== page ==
British royal Meghan told a former senior aide that a handwritten letter she wrote to her father could be leaked to the press and so she had been "meticulous" with her choice of words, London's Court of Appeal was told on Wednesday.
The disclosure was put to the court as the Mail on Sunday newspaper seeks to overturn a ruling that it breached Meghan's privacy and copyright by publishing parts of the letter she wrote to Thomas Markle in August 2018, three months after her wedding to Prince Harry, Queen Elizabeth's grandson.
Earlier this year, a high court judge ruled in her favour without a trial and said the paper should print a front-page apology and pay her legal bills. Appealing against that decision over three days of hearings, lawyers for the Mail argued Meghan, the Duchess of Sussex, had always known the letter could be leaked and said evidence from her former communications chief Jason Knauf was proof of this.
In a witness statement, Knauf said the duchess had indicated that she recognised Markle might make the letter public, and had "toiled over every detail which could be manipulated".
"She asked me to review the text of the letter, saying 'obviously everything I have drafted is with the understanding that it could be leaked so I have been meticulous in my word choice but please do let me know if anything stands out for you as a liability," his statement said.
The Mail's lawyer, Andrew Caldecott, also cited text messages sent from Meghan to Knauf which said she had decided to use the word "Daddy" to begin the letter because "in the unfortunate event that it leaked, it would pull at the heartstrings". "If he leaks it then that’s on his conscious (sic) but at least the world will know the truth," the message said, according to the lawyer.
In her witness statement, Meghan, 40, said it was "absurd" to suggest that just because she thought it was possible her father would leak the letter, she believed it was likely that he would.
"I did not think that my father would sell or leak the letter, primarily because it would not put him in a good light," she said. She also detailed how she had only decided to write the letter after discussions with two senior royals, referred to only as A and B.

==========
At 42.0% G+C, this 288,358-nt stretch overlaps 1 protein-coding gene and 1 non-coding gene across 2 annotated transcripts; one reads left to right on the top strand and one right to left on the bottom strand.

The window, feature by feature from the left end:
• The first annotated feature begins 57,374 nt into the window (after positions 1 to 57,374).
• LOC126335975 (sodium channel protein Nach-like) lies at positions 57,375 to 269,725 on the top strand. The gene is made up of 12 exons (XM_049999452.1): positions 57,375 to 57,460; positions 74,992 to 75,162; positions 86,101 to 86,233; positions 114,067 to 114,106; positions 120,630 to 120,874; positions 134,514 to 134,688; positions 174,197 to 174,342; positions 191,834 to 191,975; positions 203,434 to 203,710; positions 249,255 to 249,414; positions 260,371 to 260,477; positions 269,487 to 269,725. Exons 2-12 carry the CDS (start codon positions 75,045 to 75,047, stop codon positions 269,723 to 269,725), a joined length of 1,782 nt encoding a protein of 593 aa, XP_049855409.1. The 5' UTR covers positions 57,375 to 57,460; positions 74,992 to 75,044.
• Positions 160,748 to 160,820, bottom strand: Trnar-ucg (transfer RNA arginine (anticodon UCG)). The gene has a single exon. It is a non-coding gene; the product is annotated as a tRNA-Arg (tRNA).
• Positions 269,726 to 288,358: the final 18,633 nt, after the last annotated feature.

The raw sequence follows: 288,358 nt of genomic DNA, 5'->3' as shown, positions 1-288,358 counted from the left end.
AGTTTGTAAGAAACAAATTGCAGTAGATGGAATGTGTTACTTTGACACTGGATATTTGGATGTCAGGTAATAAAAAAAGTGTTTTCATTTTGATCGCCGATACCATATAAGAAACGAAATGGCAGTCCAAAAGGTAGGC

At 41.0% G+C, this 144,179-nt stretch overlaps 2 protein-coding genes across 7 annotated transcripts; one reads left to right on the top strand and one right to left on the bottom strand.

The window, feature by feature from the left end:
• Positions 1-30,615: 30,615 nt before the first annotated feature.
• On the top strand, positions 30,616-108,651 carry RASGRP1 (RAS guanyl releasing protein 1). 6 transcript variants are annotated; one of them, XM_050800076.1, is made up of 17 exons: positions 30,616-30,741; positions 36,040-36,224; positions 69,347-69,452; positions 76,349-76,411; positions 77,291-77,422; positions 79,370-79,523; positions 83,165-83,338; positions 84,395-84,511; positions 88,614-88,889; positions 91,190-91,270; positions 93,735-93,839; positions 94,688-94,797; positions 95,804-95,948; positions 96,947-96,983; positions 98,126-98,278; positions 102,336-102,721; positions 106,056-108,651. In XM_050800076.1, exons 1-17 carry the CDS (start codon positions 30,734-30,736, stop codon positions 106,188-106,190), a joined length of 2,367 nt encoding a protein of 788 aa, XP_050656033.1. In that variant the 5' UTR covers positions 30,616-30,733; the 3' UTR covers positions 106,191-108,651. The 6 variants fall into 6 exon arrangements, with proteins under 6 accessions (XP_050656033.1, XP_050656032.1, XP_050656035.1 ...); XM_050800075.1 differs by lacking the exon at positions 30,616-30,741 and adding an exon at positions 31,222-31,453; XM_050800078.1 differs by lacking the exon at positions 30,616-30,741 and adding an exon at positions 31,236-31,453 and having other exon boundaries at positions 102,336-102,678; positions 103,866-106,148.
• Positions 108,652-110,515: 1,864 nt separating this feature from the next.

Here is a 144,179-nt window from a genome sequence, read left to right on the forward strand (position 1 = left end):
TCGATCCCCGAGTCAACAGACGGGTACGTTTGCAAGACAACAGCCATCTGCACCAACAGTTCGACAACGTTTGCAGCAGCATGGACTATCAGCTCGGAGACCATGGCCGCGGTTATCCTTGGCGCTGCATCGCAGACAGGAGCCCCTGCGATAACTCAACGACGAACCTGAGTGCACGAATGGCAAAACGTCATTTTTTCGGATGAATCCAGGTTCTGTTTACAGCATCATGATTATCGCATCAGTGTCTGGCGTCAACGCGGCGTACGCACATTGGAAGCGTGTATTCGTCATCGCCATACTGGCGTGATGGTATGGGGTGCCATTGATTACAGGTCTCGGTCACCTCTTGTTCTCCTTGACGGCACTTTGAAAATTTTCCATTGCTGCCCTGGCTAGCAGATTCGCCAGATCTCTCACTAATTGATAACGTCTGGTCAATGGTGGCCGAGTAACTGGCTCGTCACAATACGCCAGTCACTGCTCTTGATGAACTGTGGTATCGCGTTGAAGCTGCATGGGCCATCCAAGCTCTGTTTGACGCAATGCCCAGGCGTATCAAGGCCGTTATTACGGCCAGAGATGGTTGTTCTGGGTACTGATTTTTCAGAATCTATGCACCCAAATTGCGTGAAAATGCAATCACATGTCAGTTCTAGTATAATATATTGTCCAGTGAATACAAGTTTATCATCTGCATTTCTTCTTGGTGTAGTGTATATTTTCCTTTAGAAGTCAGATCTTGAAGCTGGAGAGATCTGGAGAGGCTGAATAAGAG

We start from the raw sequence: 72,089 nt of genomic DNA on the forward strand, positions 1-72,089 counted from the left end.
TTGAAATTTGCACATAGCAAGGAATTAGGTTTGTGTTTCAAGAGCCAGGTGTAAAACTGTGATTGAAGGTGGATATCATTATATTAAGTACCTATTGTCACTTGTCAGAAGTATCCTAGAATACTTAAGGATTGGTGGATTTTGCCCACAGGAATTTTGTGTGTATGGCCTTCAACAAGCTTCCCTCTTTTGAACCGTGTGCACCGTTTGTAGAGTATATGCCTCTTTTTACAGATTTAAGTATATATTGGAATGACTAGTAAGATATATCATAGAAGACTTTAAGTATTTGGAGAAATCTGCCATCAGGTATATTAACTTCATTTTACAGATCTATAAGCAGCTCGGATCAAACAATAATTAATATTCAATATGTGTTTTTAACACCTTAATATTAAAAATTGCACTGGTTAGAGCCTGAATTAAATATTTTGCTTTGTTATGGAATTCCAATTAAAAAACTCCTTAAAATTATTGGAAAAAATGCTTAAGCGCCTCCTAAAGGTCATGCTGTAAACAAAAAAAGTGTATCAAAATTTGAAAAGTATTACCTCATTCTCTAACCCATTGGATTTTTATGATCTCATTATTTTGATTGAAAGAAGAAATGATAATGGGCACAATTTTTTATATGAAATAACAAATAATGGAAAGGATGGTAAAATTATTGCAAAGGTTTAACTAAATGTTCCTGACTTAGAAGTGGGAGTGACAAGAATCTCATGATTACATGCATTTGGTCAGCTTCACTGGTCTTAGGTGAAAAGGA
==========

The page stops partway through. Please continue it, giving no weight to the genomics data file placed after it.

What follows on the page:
Meghan penned the five-page handwritten letter to Markle following a collapse in their relationship in the run-up to her wedding, which her father missed due to ill health and after he admitted posing for paparazzi pictures. The paper, which published extracts in February 2019, argued Markle wanted the letter public to respond to anonymous comments by Meghan's friends in interviews with the U.S. magazine People.
Harry and Meghan, who gave up their royal duties and moved to Los Angeles last year, have fallen out with the rest of the Windsors after giving an explosive interview to Oprah Winfrey in which they accused one unnamed royal of racism and Meghan said her pleas for help had been ignored.
Knauf is now the chief executive of Royal Foundation, the main charity vehicle for Harry's elder brother Prince William and his wife Kate. The Times newspaper reported in March he had raised concerns about bullying of staff by Meghan, allegations she rejected.
If the Mail wins the appeal, which is due to conclude on Thursday, the case will go to a trial at which Meghan and her father are likely to give evidence. The duchess's lawyers have said the appeal should be thrown out as a trial would allow further invasion of her privacy, while the Mail would profit from the "media circus that would inevitably result".
IMAGE SOURCE: PIXABAY